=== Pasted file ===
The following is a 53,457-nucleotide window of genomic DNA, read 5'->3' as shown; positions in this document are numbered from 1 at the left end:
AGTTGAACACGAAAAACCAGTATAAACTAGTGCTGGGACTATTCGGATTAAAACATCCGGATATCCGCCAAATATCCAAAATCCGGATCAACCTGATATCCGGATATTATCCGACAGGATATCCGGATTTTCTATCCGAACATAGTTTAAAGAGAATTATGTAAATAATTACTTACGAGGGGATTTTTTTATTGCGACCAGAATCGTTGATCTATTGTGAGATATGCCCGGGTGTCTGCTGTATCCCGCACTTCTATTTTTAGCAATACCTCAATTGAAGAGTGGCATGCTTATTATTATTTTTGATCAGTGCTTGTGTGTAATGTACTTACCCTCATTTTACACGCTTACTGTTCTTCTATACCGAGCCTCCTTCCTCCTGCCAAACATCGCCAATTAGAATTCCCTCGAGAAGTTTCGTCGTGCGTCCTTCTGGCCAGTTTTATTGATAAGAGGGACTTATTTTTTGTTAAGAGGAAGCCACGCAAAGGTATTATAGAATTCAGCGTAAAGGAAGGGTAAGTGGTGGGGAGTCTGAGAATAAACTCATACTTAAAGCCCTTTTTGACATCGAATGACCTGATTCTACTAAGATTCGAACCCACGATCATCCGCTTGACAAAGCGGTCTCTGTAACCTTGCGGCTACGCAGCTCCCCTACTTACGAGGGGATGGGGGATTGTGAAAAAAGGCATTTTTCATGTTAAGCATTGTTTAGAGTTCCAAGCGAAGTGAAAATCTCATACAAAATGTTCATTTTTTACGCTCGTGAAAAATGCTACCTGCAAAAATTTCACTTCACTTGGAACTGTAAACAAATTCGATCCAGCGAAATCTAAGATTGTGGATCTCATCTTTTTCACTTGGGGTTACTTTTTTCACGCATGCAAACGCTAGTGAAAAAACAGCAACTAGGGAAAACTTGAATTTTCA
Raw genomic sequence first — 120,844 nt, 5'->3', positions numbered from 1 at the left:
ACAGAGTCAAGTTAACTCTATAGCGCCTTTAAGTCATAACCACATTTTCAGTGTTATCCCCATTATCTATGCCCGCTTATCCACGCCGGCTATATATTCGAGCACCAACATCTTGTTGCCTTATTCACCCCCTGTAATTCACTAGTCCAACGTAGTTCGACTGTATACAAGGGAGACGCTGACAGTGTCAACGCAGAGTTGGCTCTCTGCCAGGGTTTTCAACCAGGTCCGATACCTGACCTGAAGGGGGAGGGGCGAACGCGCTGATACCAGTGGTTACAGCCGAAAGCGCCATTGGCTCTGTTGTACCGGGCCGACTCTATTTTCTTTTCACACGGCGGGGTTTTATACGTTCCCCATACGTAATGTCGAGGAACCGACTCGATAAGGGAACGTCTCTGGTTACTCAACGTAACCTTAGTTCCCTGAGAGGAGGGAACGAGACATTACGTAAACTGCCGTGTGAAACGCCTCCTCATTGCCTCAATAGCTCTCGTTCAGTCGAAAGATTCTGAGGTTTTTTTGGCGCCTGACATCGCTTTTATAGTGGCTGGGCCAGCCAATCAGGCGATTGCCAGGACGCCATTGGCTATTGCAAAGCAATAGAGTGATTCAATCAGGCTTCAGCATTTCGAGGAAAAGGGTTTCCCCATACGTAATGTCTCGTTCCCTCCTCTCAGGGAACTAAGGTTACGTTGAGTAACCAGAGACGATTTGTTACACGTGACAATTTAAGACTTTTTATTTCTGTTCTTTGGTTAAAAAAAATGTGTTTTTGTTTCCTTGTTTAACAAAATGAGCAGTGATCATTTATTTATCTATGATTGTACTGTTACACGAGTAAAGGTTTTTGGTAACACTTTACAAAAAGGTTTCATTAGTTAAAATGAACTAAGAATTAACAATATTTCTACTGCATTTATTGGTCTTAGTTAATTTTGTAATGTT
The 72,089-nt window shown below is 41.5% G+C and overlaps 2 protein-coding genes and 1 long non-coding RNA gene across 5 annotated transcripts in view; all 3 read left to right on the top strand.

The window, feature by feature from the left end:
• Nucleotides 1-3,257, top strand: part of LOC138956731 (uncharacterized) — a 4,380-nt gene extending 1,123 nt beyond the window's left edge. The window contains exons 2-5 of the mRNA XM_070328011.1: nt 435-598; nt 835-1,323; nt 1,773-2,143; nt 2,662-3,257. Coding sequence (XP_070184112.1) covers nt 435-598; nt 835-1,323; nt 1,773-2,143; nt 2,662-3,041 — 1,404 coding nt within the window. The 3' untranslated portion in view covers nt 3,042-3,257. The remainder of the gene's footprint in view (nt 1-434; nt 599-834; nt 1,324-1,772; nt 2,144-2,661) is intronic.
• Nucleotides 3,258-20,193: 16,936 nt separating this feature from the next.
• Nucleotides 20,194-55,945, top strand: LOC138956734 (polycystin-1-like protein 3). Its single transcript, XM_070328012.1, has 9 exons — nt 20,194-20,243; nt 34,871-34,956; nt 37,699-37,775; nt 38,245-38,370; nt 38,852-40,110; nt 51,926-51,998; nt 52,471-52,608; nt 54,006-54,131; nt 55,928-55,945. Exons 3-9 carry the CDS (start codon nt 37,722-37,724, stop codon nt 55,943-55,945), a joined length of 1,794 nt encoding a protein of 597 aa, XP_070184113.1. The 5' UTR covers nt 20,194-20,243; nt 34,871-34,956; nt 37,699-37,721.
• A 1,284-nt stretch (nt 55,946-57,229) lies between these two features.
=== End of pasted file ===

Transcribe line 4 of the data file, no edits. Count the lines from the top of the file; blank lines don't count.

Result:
ACAGAGTCAAGTTAACTCTATAGCGCCTTTAAGTCATAACCACATTTTCAGTGTTATCCCCATTATCTATGCCCGCTTATCCACGCCGGCTATATATTCGAGCACCAACATCTTGTTGCCTTATTCACCCCCTGTAATTCACTAGTCCAACGTAGTTCGACTGTATACAAGGGAGACGCTGACAGTGTCAACGCAGAGTTGGCTCTCTGCCAGGGTTTTCAACCAGGTCCGATACCTGACCTGAAGGGGGAGGGGCGAACGCGCTGATACCAGTGGTTACAGCCGAAAGCGCCATTGGCTCTGTTGTACCGGGCCGACTCTATTTTCTTTTCACACGGCGGGGTTTTATACGTTCCCCATACGTAATGTCGAGGAACCGACTCGATAAGGGAACGTCTCTGGTTACTCAACGTAACCTTAGTTCCCTGAGAGGAGGGAACGAGACATTACGTAAACTGCCGTGTGAAACGCCTCCTCATTGCCTCAATAGCTCTCGTTCAGTCGAAAGATTCTGAGGTTTTTTTGGCGCCTGACATCGCTTTTATAGTGGCTGGGCCAGCCAATCAGGCGATTGCCAGGACGCCATTGGCTATTGCAAAGCAATAGAGTGATTCAATCAGGCTTCAGCATTTCGAGGAAAAGGGTTTCCCCATACGTAATGTCTCGTTCCCTCCTCTCAGGGAACTAAGGTTACGTTGAGTAACCAGAGACGATTTGTTACACGTGACAATTTAAGACTTTTTATTTCTGTTCTTTGGTTAAAAAAAATGTGTTTTTGTTTCCTTGTTTAACAAAATGAGCAGTGATCATTTATTTATCTATGATTGTACTGTTACACGAGTAAAGGTTTTTGGTAACACTTTACAAAAAGGTTTCATTAGTTAAAATGAACTAAGAATTAACAATATTTCTACTGCATTTATTGGTCTTAGTTAATTTTGTAATGTT